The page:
Thursday, January 13, 2011
Leroy Cooper...Drafted during Korean War
This is an excerpt from Leroy Cooper's memoir as told to me back in 2007. The material is copyrighted by Susan Cross and cannot be copied, published or duplicated without permission.
…Uncle Sam sent me a letter and I got drafted.
I went in the Army. They handed me a machine gun and said, “I’m going to send you down to the heathens. I’m going to send you down to F company where they don’t even give you commands, they give you whistles.” I said to myself, ‘Oh my goodness. I’ve got to audition for this band!’
They would have an all white outfit with a black leader. I went up to an all black band to audition and I tried to get out of playing the baritone. They said “What do you play?” I said ‘Alto.’ They said, “We only need a baritone.” I said, ‘Oh, oh, oh, I play the baritone.’ He said, “Okay, can you read?” I said ‘Yeah’ I saw music they had and it was something I had played every night so for my audition I took this song and said to this guy, ‘Kick it out for me.’ And he said, “Kick it out yourself.” And I kicked it off because I knew the song without the music and I played it and they were shocked.
He said “Okay, just mess around with the horn. I got to go to the office for minute.” I hadn’t played a horn in awhile because I’d been in training so I started messing around with the horn, blowing, and it felt good to me. I was just blowing away and the 55 piece band was sitting on the stage and they applauded. They said “Who was that?”
In Ernie Field’s band when I thought I was just keeping up I was a big deal to these guys. They knew who I was. I was only 21. They said, “We’re gonna get you in the band.”
Meanwhile I went down to my outfit, this machine gun company, and I was getting ready to go to Korea to fight. If you ever witnessed this, it was like a jail sentence. They said, “The following EM have been alerted for FECOM.” That was Greek to me. I said, ‘EM?’ They said, “Yeah, FECOM. Far East Command.” I said, ‘What does that mean, man?’ They said, “You’re going to Korea to fight.” I said ‘Oh Lord.’ They said, “Send all of your civilian clothes home. You won’t need them.” They gave you $10,000 insurance and they asked, “How do want your people to get the money? Ten thousand at once, or break it down?” I said, ‘Wait a minute. You can tell me nicer than that, man.’ I mean, they were sending us off to die. They said, “How do you want your people to be paid?” I said, “Just give it all to them at once, if something happens.” I went to mail my clothes home.
That’s not a good feeling. I was going to Korea, and in the machine gun company. They said, “The biggest man in the squad formation, the biggest man carries the ammo, the ammo bearer. One man carries the ammo, one carries the tripod.” I said, ‘I’m an ammo bearer, man. What do I fight with?’ They said, “You don’t need nothing. You just gonna carry the ammo. They knock you out first anyway.” Oh man, that’s not a good feeling.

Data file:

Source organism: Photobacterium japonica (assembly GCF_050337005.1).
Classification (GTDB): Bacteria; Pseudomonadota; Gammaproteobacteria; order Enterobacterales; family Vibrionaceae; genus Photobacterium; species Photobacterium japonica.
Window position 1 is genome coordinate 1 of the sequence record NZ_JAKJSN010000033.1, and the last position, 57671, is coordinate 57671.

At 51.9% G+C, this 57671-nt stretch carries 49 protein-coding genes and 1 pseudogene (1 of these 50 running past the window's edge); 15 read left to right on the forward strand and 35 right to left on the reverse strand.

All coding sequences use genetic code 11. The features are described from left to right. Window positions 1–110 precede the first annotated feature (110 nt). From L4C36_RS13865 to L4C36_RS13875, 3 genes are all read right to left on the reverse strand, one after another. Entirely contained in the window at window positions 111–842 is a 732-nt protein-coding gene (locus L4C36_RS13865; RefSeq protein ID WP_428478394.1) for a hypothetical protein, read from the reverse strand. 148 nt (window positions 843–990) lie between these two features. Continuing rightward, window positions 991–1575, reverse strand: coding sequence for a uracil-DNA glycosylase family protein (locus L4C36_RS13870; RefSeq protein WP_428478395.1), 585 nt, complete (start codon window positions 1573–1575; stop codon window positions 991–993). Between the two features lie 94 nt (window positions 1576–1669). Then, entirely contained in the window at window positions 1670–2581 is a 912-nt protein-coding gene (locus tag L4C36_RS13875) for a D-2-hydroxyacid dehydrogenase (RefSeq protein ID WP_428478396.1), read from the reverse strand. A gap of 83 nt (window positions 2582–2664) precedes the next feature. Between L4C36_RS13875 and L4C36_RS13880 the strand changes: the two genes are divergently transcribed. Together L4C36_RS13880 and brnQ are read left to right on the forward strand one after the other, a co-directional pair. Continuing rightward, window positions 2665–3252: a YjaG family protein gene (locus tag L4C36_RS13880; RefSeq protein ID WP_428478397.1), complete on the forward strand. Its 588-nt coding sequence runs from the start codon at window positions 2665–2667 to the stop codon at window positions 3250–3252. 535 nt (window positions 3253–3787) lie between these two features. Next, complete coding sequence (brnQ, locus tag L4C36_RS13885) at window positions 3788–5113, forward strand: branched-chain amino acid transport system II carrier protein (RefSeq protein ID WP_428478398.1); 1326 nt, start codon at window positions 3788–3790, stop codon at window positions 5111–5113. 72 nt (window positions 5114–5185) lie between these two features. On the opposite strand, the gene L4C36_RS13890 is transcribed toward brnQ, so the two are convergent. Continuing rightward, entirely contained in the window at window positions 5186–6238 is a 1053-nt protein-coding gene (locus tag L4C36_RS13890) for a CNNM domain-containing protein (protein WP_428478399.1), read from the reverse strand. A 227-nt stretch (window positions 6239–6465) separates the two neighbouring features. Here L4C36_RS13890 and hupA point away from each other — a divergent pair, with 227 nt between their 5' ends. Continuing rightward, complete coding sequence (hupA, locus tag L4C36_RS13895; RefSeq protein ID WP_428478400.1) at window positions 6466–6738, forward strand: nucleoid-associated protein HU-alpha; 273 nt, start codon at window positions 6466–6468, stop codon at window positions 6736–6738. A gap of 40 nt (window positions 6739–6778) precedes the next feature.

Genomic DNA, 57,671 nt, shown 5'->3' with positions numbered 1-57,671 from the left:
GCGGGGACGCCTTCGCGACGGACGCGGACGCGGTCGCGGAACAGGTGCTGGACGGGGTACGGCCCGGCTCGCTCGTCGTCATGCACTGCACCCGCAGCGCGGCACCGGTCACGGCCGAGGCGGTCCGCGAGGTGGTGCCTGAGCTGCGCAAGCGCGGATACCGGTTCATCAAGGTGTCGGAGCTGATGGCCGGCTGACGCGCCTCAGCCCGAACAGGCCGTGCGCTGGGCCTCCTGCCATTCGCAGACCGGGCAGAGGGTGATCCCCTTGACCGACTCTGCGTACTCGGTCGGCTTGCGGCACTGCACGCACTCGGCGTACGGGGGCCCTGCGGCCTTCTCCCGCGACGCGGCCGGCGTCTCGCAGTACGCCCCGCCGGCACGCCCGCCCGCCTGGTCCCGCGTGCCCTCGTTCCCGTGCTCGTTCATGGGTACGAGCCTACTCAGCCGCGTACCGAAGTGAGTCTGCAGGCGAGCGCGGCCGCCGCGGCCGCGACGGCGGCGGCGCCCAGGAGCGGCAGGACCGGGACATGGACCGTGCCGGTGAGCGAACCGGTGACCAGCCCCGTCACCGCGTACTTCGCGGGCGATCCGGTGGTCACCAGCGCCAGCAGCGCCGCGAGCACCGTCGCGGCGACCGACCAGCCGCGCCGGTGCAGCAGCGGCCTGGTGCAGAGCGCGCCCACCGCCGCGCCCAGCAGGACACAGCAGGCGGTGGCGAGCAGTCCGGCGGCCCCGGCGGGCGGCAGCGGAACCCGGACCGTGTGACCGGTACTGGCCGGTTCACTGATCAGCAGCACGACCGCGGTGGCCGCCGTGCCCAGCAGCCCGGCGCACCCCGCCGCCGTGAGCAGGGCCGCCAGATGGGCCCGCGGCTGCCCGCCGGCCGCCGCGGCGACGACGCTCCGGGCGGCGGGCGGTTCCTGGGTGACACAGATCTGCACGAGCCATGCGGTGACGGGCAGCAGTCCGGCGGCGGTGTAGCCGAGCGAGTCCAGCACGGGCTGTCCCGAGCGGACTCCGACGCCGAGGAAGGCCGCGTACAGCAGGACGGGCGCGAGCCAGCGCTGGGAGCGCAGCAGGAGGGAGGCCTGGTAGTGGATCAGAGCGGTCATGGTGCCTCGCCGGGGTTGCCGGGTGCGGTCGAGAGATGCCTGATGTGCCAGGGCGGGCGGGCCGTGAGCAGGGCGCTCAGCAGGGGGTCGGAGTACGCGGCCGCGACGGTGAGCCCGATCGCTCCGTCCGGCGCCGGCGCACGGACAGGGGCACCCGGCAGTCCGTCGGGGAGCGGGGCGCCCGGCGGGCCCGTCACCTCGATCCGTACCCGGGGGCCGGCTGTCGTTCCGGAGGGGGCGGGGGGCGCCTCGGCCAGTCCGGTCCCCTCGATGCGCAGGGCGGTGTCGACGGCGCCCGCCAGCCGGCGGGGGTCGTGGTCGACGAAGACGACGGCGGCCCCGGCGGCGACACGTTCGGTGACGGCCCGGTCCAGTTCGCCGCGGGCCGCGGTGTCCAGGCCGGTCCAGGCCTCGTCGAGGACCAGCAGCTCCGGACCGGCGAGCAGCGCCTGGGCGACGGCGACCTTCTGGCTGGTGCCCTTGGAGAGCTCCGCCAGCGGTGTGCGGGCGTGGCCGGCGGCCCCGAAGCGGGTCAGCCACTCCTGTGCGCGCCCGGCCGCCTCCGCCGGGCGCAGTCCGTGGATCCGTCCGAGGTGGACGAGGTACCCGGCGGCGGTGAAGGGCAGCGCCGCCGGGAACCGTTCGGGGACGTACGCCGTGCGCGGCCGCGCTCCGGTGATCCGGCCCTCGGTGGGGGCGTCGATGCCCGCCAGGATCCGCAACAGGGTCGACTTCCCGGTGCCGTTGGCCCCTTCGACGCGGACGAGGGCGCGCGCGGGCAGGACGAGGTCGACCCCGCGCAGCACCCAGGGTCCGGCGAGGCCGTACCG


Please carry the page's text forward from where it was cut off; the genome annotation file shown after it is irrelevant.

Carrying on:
Anyway, two days before I was shipping out, I’m in the barracks. Some guys were crying. It was sad, a depressing time. The CO who was the captain said, “Private Cooper?” I said to myself, ‘What have I done this time?’ So I said, ‘Sir, are you looking for me? Cooper?’
“Who is this damn band?” he asked. I said, ‘What do you mean?’ He said, “Who are you?” I said ‘I’m Private Cooper.’ He said, “This band sent a direct order and drafted you away from us. You’re going to that band.” In other words, going to that band is more important than going to Korea to fight? And I said, ‘Pardon the expression, sir, but don’t bullshit me.’ He said, “No. They’re sending a jeep for you as we speak.” Then a jeep pulled up and said, “Are you Private Cooper? We’re looking for Private Cooper. Get your gear; you’re outta here.”
I threw my stuff in the jeep. My buddies waving and I would never see them again. We went up to where the band lived, and we slept on mattresses. And they had two sheets and they were complaining that the sheets weren’t ironed.
On the same post, Fort Leonard Wood, Missouri, they had 20 or 40 square miles; four or five bands. It was a city out there. I got up to the band, and, oh boy, at the PX I saw women walking down the streets; I’d been in the jungle down there.
I used to work hard up there and then not in much time, about ten months, I was a Sergeant. I felt so impressive in the band and when the man gave me those stripes, I didn’t want it. I wanted to hang with those fellows. He said, “No, I’m giving you a direct order, I’m making you a Sergeant.”
They gave me an 18 piece band to be in charge of. I was booking one of my jobs. One of my duties was to book Friday night parties for the different outfits on the post. Where did they send me? To the 91st battalion where I came from! This time I had Sergeant stripes, got my own driver and Jeep and I go back down that hill and there was the same Sergeant that kicked me out and told me I would never be nothing, I walked in and said ‘Request command to see me.’
“Oh yes sir, go back in.” I went into the office. “Close the door, son.” He pulled his liquor out and said, “You drink son, don’t you?” We drank and we had this party and all these girls came from St. Louis and talked about the band and after we finished business we talked about anything; telling jokes and everything. Then he said, “Don’t I know you from somewhere?”
In the Army days they called me Boogie Red. I don’t know what that was about but that was my nickname. I said ‘You remember Boogie Red?’ He said, “You used to be down here?” ‘I told you all the time I was a musician,’ I said.
I keep thinking about those Army experiences and I think the angels are watching out for me.